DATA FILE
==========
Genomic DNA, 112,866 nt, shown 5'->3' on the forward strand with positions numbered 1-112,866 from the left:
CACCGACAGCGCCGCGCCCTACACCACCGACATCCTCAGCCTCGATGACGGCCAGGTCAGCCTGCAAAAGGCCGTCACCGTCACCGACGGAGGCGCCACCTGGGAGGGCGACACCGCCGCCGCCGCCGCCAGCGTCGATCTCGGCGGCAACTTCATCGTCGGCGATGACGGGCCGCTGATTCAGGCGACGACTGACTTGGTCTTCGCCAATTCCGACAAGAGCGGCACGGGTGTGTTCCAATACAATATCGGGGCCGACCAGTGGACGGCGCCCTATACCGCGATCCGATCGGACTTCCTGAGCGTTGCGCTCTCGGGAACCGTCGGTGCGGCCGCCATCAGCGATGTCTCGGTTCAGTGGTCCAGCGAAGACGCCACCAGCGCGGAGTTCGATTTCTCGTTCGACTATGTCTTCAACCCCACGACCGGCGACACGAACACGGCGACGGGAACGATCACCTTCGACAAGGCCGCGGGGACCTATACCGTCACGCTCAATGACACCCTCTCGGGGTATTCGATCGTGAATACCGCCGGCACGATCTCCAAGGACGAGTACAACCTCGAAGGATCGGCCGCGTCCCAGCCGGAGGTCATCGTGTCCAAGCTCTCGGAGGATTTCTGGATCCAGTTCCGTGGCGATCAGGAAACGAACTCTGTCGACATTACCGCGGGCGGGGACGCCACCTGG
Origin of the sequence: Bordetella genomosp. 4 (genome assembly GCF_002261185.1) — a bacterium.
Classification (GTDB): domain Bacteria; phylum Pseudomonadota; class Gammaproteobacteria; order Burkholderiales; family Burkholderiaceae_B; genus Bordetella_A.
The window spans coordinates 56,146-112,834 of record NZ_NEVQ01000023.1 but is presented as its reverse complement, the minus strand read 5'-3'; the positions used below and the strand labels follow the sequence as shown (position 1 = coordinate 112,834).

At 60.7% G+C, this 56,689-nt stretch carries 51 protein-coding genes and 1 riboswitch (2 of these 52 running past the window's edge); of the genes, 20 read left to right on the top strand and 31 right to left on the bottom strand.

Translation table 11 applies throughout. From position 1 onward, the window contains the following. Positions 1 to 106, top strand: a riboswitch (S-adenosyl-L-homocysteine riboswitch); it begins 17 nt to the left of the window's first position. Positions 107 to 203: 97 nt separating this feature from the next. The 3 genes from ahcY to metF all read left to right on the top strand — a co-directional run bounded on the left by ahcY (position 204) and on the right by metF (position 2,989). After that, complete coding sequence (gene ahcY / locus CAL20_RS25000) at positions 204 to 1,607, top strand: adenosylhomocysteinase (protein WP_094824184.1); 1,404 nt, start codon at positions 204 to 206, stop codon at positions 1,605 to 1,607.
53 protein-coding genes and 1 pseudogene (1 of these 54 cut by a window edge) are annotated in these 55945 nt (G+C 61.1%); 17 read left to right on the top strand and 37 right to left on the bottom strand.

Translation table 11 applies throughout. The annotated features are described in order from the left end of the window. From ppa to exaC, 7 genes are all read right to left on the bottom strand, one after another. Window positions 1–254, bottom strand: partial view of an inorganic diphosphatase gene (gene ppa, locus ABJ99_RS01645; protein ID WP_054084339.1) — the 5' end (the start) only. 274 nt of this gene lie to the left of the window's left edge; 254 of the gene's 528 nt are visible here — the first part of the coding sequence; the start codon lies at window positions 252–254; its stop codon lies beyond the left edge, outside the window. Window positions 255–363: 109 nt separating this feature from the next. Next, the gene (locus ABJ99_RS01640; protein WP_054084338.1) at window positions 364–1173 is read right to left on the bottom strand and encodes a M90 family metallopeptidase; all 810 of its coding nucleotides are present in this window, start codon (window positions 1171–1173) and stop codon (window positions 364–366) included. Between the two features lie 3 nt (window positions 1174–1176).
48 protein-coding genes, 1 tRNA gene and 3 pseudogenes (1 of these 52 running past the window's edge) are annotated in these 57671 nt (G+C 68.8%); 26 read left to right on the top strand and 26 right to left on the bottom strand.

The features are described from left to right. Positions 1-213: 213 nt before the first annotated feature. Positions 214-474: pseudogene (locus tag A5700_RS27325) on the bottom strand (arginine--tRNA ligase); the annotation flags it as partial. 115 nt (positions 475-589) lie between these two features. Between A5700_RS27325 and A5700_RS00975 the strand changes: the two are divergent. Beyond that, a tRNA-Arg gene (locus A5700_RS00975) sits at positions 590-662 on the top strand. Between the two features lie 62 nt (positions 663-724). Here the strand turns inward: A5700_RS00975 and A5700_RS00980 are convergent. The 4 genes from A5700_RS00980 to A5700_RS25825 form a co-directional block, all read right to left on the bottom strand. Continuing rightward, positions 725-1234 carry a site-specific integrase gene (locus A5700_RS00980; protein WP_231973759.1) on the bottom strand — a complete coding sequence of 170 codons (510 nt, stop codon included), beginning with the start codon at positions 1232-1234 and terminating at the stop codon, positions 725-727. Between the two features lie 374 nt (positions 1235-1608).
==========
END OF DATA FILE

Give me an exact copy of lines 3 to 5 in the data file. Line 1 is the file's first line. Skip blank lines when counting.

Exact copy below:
Origin of the sequence: Bordetella genomosp. 4 (genome assembly GCF_002261185.1) — a bacterium.
Classification (GTDB): domain Bacteria; phylum Pseudomonadota; class Gammaproteobacteria; order Burkholderiales; family Burkholderiaceae_B; genus Bordetella_A.
The window spans coordinates 56,146-112,834 of record NZ_NEVQ01000023.1 but is presented as its reverse complement, the minus strand read 5'-3'; the positions used below and the strand labels follow the sequence as shown (position 1 = coordinate 112,834).